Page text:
But before I slip off to enjoy the holidays, I wanted to share a list of Christmas-ish books! Ones I’ve read, ones on my TBR, and favorites!

If you’re looking for something Christmas-y to read, maybe you’ll find ideas on this list… and maybe you’ll recognize some favorites of your own!

If you don’t have time to read all of the post, skim for the titles marked in red because those are my favorites. 😀

I link to a few of them, but if you want to read more about any of them, you can find them all on Goodreads here!


Christmas Books and Novellas

  • A Christmas Carol (Charles Dickens) — I mean, obviously. XD I enjoyed the original book, though I still say The Muppet Christmas Carol is my favorite version of this story. 😉
  • The Grift of the Magi (Ally Carter) — I just read this one and it MADE MY DAY, although those who have read the three Heist Society books will enjoy it more, since it’s a novella set after them. I love it! (Hale!)
  • Nyssa Glass’s Clockwork Christmas (H. L. Burke) — D’aww! Another one I just read this month. Nyssa and Ellis being cute and misunderstanding each other and trying to make their first Christmas perfect. Lovely steampunk Christmas novella. 🙂
  • Kate’s Christmas (Sarah Holman) — This came out last month and it’s another fabulous Kate’s Case Files FBI mystery book! With dashes of Christmas. ^_^
  • Freddy Goes to the North Pole (Walter R. Brooks) — I heard this audiobook when I was younger and I just love Freddy the Pig, Jinx the cat, Eek, Quick, Eeny, and Cousin Augustus (the mice), Mrs. Wiggins the cow, and even Charles the rooster. They go to the North Pole in this one and have to save Santa’s workshop from “pirates” and it’s been years since I read it but it was really fun.
  • When Santa Fell to Earth (Cornelia Funke) — Although I’m not always the hugest fan of Santa plotlines, a friend recommended this and I absolutely adored this book! Niklas is actually a young man who is “a Santa” (he’s really cool!) and his caravan crashes in an alley near a little boy’s house because his invisible reindeer ran off. It’s so charming and I love the illustrations.

Christmas Short Stories

  • The Sixth Christmas (Mollie E. Reeder) — THIS ONE. It’s sort of between a short story and a novella and it’s slightly Christmas-Carol-ish with a smidge of time-travel and the writing is FABULOUS and I just LOVE IT SO MUCH. AAHH. If you read only one book on this list, read this one. ^_^
  • The Villain Who Saved Christmas (C. B. Cook)This. Storyyyy! It’s about superheroes and a supervillain who’s kiiind of the most important character (don’t ask but it works and it’s awesome) and it’s a Christmas short story and I LOVE IT. So many feels. (My full review.)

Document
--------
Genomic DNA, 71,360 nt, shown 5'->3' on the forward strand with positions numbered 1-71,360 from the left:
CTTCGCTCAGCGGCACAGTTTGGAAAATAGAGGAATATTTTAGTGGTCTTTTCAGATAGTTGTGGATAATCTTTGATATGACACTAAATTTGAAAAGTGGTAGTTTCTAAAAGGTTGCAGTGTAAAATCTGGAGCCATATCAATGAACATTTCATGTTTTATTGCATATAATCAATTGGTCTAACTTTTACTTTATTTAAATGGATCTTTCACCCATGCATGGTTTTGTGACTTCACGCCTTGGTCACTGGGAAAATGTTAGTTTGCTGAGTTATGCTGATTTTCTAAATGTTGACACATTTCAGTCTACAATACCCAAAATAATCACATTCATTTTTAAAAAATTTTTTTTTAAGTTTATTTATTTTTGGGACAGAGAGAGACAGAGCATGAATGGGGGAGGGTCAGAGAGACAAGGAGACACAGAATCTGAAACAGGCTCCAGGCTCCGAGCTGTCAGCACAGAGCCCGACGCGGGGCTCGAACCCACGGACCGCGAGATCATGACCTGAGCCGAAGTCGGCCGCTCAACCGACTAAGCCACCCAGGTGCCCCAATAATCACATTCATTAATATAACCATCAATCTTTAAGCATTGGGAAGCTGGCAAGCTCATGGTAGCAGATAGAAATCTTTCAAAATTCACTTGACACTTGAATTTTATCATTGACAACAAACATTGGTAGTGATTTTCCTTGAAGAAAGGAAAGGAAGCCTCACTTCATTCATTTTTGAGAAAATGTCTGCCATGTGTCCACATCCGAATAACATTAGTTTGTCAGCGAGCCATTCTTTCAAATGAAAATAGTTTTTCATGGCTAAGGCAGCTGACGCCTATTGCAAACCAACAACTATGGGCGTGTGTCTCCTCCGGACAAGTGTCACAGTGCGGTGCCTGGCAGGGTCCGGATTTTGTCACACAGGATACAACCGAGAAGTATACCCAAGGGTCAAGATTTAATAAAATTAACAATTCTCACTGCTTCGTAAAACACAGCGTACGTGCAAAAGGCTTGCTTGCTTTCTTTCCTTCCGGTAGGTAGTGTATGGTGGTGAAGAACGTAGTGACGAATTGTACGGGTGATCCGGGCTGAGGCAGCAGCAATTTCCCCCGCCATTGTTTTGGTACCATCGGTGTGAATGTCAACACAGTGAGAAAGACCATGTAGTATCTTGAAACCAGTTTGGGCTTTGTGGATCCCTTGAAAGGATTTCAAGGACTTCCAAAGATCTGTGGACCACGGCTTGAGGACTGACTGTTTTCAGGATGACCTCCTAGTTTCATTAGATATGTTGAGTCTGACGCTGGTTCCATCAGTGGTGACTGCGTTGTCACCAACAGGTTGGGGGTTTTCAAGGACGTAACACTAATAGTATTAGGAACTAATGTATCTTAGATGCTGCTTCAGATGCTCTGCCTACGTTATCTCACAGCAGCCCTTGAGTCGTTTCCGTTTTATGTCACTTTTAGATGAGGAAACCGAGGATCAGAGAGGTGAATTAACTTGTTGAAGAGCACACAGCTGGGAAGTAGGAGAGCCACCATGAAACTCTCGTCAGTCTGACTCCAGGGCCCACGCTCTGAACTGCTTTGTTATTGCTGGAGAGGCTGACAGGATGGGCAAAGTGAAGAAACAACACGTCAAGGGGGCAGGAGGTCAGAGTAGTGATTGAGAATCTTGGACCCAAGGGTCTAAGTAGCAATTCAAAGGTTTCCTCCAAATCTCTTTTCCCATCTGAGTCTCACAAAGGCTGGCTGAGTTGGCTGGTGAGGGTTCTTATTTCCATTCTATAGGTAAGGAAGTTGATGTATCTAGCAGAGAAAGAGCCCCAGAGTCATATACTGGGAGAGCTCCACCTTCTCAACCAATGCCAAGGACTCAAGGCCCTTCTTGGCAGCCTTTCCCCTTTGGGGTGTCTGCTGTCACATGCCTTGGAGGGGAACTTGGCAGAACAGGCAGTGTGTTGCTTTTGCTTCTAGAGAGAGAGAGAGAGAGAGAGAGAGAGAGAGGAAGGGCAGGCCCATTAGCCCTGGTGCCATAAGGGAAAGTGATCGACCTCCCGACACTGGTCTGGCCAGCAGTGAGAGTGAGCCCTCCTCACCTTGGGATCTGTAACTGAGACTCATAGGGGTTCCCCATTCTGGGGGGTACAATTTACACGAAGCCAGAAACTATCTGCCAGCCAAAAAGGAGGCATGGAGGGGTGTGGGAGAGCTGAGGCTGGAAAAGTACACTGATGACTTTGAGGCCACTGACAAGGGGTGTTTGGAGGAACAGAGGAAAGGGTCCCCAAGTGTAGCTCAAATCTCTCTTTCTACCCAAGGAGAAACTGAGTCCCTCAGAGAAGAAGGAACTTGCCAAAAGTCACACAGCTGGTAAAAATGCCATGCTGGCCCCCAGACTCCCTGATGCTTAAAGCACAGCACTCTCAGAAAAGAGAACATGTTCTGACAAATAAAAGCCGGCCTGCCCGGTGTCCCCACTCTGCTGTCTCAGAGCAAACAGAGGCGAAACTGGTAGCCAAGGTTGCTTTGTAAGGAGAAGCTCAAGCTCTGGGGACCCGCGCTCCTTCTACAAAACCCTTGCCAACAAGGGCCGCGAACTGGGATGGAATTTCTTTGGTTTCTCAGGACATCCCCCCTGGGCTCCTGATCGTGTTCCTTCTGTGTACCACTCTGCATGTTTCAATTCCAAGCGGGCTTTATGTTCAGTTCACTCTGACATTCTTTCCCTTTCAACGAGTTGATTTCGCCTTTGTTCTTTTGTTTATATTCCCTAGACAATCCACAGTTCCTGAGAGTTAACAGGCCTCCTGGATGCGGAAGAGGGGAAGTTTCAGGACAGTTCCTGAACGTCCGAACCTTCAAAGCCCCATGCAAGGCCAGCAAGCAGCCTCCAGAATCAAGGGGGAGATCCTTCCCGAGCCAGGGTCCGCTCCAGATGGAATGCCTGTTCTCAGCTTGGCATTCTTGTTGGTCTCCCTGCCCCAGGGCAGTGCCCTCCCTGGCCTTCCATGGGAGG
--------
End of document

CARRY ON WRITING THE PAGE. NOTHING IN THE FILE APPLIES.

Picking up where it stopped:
• Someday at Christmas (Kyle Robert Shultz)Crossover short story featuring characters from the Beaumont & Beasley and Crockett & Crane books… It’s about young Cordelia! I just love it! *hugs story*
  • Nyssa Glass and the Caper Crisis (H. L. Burke) — A short story prequel about Nyssa Glass before her first story, with a dash of Christmas if I remember correctly.
  • For My Good (Sarah Holman) — Loved this contemporary little tale, with a dash of mystery and Christmas and cameos from some Kate’s Case Files characters!
  • Distorted Glass (Sarah Holman) — Snow-Queen-esque contemporary short story.
  • The 12 Cats of Christmas (Perry Kirkpatrick) — I just read this one and it’s a cute contemporary short.
  • The Dragon and the Santa (Emily Martha Sorensen) — This was pretty hilarious. XD And very short, so I don’t want to spoil it, but the title alone should give a hint of the fun.
  • The Least of These (Kate Willis) — Another one I just read. Quick read, much snow.
  • Red Boots (Kate Willis) — I think I read this one awhile back but I remember it being charming. 🙂

Christmas Anthologies

  • Christmas in Talesend (Kyle Robert Shultz)This one could kind of go in the short story section above, but there are four of them, so… anothologies it is. XD I love these quick Afterverse Christmas stories! Especially the last one, in which Malcolm ends up calling himself the Christmas Dragon. XD It’s delightful!
  • A Very Bookish Christmas — This is a LIMITED COLLECTION which will go away after December 31 this year, so if you’re interested, be sure to go snag a copy! It features four Christmas novellas, inspired by different classic novels! 🙂 And from four talented authors, three of whom I’m featuring other Christmas stories from in this post: Sarah Holman, Rebekah Jones, and Kate Willis. Also J. Grace Pennington! I haven’t read three of the stories in this collection, but I’m sure they’re lovely, and I adored Gingerbread Treasures by Rebekah Jones, which I copyedited and is a modern-day mystery set in a little desert town around Christmas, with great characters, fun moments, and a mystery that was unique, while also inspired by a Sherlock Holmes story!
  • A Christmas Treasury — I read this so long ago I don’t really remember it but I’m sure there were some cool stories and songs in there.

Christmas Picture Books/Etc.

  • ‘Twas an Evening in Bethlehem (Jenelle Leanne Schmidt) — This just came out and it’s lovely!! I’ve been looking forward to reading this ever since I found out one of my favorite authors was releasing a picture book, and I finally got myself a copy and I love it so much! So BEAUTIFULLLL! *hugs it*